It's hard to believe that September is here already!
This season has been a blast so far. I've trained a lot, raced a fair amount and in the process learned more about myself. I carried the momentum from Age Group Nationals into a solid three week training block where I focused on longer running sessions.
This year's 70.3 World Championships in Mont Tremblant, Quebec, had been on my mind since the beginning of this triathlon season. In last year's race, I was able to place second in the 18-24 year old age group. This year, coach Mace and I were targeting the race, trying to set things up for a good performance.
The first week of school brought the CSU Tri Team together again and we had our first couple practices. Having a large group at all the practices is terrific and I'm looking forward to training and racing with them in the upcoming collegiate season. We jumped right into racing with Boulder Sunset. We had around 20 participants. The race was fun and left me feeling good (mentally) for Mont Tremblant the next weekend.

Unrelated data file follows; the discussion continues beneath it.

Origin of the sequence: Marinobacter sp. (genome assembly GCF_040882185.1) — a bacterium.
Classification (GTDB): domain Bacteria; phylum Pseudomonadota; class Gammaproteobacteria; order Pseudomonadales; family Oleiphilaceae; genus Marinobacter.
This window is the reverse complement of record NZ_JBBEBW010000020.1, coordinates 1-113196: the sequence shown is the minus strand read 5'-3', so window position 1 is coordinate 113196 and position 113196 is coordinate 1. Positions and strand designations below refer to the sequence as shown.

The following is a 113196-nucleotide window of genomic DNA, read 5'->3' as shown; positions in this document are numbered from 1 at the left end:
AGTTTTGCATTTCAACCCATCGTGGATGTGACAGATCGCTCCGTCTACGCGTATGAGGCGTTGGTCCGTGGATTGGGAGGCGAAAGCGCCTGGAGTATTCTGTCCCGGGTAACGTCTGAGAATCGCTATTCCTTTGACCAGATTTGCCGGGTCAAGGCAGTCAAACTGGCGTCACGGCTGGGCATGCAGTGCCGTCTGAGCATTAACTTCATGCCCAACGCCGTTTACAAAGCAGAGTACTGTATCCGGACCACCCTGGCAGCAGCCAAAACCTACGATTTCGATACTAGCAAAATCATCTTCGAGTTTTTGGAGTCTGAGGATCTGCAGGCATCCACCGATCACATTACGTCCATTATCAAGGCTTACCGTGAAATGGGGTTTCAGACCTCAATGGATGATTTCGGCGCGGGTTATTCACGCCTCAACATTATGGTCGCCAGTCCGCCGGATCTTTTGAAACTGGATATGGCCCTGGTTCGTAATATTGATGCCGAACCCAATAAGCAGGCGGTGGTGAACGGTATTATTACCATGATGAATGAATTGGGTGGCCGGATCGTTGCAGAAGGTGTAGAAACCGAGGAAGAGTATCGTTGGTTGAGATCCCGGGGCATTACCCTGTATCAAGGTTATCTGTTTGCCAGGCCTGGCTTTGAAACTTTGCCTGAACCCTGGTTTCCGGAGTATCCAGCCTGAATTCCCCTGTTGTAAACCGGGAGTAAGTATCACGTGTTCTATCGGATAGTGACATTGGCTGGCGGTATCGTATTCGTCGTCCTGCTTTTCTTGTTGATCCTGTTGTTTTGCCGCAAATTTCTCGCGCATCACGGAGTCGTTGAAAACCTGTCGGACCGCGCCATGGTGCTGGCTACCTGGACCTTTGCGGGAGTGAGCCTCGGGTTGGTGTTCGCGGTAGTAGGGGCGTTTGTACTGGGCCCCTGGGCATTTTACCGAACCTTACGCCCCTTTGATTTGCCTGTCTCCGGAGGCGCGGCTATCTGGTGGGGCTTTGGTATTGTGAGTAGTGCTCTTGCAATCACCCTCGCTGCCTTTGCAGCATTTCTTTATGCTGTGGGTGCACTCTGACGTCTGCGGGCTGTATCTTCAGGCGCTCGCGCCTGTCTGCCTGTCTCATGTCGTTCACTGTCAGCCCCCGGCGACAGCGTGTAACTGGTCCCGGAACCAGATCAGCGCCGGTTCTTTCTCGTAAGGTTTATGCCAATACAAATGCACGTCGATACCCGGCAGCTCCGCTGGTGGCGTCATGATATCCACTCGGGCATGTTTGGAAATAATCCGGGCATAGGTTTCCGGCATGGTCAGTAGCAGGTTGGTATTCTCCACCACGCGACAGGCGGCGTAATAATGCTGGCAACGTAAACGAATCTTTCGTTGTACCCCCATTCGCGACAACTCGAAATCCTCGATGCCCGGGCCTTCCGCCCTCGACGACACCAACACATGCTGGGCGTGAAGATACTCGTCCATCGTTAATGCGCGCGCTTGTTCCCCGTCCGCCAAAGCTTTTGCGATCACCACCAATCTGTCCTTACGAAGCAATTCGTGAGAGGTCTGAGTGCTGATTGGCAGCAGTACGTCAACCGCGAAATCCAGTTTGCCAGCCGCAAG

After a quick couple days recovering from Boulder Sunset, I packed up Wednesday and traveled all day Thursday to Canada. Big thanks to fellow CSU Tri Team member, Mercedes, for keeping me awake at 5 am on the way to the airport!
|Food channel in French? The only word I understand is still Merci - thanks.|
After arriving in Montreal, I met up with my Every Man Jack teammates to carpool to the team house we would be staying in. We had about 16 people staying in the house.
The house was incredible! It was located about a mile from the race site, near a golf course. There were several bedrooms, an incredible man cave, a great kitchen and sweet bathrooms (which quickly became stocked with EMJ products). I wouldn't have been surprised if it was in a Frontgate magazine at some point!
|First floor living area|
|Basement living room|
|TV screen size XL|
Friday we rode the more difficult section of the bike course and checked out the other areas of the venue. Everything was set up in a ski town surrounded by small mountains.
|Riding a part of the course|
One of the coolest things about racing at a world championship is brushing shoulders with the best in the sport. Wandering around the expo, I ran into Callum Millward, the creator of "Cupcakes with Cal". Callum has a great sense of humor and I highly encourage everyone to check out his twitter and YouTube pages!
|With Callum at the expo|
Saturday was spent getting bikes and bodies ready for the race.